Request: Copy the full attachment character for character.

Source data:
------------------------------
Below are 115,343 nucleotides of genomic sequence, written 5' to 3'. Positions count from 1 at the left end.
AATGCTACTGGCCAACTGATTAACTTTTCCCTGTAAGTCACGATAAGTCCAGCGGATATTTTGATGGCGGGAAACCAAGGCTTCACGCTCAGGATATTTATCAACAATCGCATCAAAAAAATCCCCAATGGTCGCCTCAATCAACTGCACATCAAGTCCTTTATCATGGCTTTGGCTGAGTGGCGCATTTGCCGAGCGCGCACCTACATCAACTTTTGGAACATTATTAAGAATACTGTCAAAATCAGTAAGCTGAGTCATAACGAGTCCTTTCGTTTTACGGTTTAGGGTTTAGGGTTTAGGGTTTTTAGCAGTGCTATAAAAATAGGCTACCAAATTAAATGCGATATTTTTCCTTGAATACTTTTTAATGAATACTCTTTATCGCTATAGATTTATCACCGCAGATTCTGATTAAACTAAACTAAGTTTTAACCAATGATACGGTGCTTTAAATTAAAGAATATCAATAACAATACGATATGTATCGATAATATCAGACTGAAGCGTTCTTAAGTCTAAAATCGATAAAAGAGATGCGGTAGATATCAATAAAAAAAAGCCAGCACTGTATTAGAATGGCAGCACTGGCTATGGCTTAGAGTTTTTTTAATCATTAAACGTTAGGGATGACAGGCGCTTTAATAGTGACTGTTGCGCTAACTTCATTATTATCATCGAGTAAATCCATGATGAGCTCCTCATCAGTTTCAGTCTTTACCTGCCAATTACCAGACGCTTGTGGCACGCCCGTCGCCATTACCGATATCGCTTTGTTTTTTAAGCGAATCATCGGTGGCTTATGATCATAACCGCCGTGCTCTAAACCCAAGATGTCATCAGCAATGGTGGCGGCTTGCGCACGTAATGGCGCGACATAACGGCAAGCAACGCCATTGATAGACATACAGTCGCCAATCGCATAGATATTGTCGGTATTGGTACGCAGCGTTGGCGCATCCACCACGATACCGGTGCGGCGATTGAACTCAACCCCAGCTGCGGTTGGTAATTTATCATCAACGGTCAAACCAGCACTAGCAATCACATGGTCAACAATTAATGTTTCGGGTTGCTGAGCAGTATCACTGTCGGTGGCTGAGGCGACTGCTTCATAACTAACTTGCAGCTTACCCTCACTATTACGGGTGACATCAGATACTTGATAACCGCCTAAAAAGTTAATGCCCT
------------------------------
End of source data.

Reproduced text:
Below are 115,343 nucleotides of genomic sequence, written 5' to 3'. Positions count from 1 at the left end.
AATGCTACTGGCCAACTGATTAACTTTTCCCTGTAAGTCACGATAAGTCCAGCGGATATTTTGATGGCGGGAAACCAAGGCTTCACGCTCAGGATATTTATCAACAATCGCATCAAAAAAATCCCCAATGGTCGCCTCAATCAACTGCACATCAAGTCCTTTATCATGGCTTTGGCTGAGTGGCGCATTTGCCGAGCGCGCACCTACATCAACTTTTGGAACATTATTAAGAATACTGTCAAAATCAGTAAGCTGAGTCATAACGAGTCCTTTCGTTTTACGGTTTAGGGTTTAGGGTTTAGGGTTTTTAGCAGTGCTATAAAAATAGGCTACCAAATTAAATGCGATATTTTTCCTTGAATACTTTTTAATGAATACTCTTTATCGCTATAGATTTATCACCGCAGATTCTGATTAAACTAAACTAAGTTTTAACCAATGATACGGTGCTTTAAATTAAAGAATATCAATAACAATACGATATGTATCGATAATATCAGACTGAAGCGTTCTTAAGTCTAAAATCGATAAAAGAGATGCGGTAGATATCAATAAAAAAAAGCCAGCACTGTATTAGAATGGCAGCACTGGCTATGGCTTAGAGTTTTTTTAATCATTAAACGTTAGGGATGACAGGCGCTTTAATAGTGACTGTTGCGCTAACTTCATTATTATCATCGAGTAAATCCATGATGAGCTCCTCATCAGTTTCAGTCTTTACCTGCCAATTACCAGACGCTTGTGGCACGCCCGTCGCCATTACCGATATCGCTTTGTTTTTTAAGCGAATCATCGGTGGCTTATGATCATAACCGCCGTGCTCTAAACCCAAGATGTCATCAGCAATGGTGGCGGCTTGCGCACGTAATGGCGCGACATAACGGCAAGCAACGCCATTGATAGACATACAGTCGCCAATCGCATAGATATTGTCGGTATTGGTACGCAGCGTTGGCGCATCCACCACGATACCGGTGCGGCGATTGAACTCAACCCCAGCTGCGGTTGGTAATTTATCATCAACGGTCAAACCAGCACTAGCAATCACATGGTCAACAATTAATGTTTCGGGTTGCTGAGCAGTATCACTGTCGGTGGCTGAGGCGACTGCTTCATAACTAACTTGCAGCTTACCCTCACTATTACGGGTGACATCAGATACTTGATAACCGCCTAAAAAGTTAATGCCCT